Want More Accurate Price Estimates?
by Markos Katsanos
Here's how you can estimate price targets more accurately in a declining price trend and more.
MY 2005 articles on flags included statistics for bullish flags only. Although my research started long before, the publication of the first article coincided with the worst market correction since 2003, and I have since received a number of emails from readers questioning the validity of the profit target formula as far as bearish formations are concerned.
This motivated me to research flags and pennants in a declining price trend. Results of the statistical analysis, together with a new formula for estimating a price target for the optimum exit strategy, will be derived later in this article.
My research includes observations on 100 bear flag, pennant, or similar short-term consolidation patterns for the preceding year and a half from January 2004 up to June 2005. The criterion I used for including a pattern on the list was a steep and quick price decline leading to the formation. My observations included:
The volume trend during the formation pattern was also noted. Other observations included market conditions and historical volatility.
- The price level and date of the lowest and highest point on the pole
- The last point on the flag before prices broke down below the lowest trendline of the formation, and
- The lowest price down to the first post-flag short-term bottom.
Statistical analysis revealed surprising findings, contradicting some widely accepted principles. Next, I'll discuss formation characteristics such as volume and pattern length, and I will derive a more realistic measuring formula.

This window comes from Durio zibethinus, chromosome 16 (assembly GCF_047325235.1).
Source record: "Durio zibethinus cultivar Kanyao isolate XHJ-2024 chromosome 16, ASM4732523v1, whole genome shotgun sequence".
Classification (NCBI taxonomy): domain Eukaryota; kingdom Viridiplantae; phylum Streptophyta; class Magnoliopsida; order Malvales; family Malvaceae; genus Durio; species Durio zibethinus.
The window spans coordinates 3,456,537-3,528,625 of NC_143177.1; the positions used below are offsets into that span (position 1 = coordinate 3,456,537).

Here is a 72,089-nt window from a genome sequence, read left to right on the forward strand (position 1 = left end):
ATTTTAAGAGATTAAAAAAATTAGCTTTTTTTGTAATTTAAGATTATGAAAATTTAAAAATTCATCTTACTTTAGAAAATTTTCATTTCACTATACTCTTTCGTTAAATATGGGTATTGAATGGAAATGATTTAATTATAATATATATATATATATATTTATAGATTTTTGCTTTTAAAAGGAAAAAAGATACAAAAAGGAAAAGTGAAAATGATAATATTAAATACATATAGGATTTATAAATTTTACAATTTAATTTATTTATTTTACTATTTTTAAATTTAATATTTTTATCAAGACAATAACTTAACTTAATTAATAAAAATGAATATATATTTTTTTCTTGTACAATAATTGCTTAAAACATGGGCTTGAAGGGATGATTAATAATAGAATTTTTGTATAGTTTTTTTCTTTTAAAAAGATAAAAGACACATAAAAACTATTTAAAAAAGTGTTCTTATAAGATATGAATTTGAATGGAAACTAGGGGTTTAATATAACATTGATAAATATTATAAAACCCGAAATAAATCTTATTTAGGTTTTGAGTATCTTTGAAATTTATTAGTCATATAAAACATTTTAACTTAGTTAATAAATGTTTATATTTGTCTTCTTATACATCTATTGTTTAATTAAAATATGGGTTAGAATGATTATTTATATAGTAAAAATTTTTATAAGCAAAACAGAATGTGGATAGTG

Flags and pennants are quite common and useful for short-term trading, as the average formation length (not including the flagpole duration) is only eight trading days with a maximum of no more than 15 trading days or three calendar weeks.
Bearish flags are characterized by higher tops and higher bottoms bounded by two parallel trendlines, with the pattern slanting up and against the prevailing trend (Figure 1). Pennants look similar to short-term symmetrical triangles, with tops and bottoms bounded by two converging trendlines (Figure 2).
FIGURE 1: FLAG FORMATIONS, eBAY. It is not uncommon for bear flags to appear in pairs. In this chart, the bear flag in late March 2005 was preceded by a string. Note the precipitous decline of the money flow (VFI) in the top window and also the volume decline during both formations in the bottom window depicted by the volume linear regression line (in blue). All target and pole numbers refer to the flag and not the string.
...Continued in the May issue of Technical Analysis of STOCKS & COMMODITIES
Excerpted from an article originally published in the May 2006 issue of Technical Analysis of STOCKS & COMMODITIES magazine. All rights reserved. © Copyright 2006, Technical Analysis, Inc.
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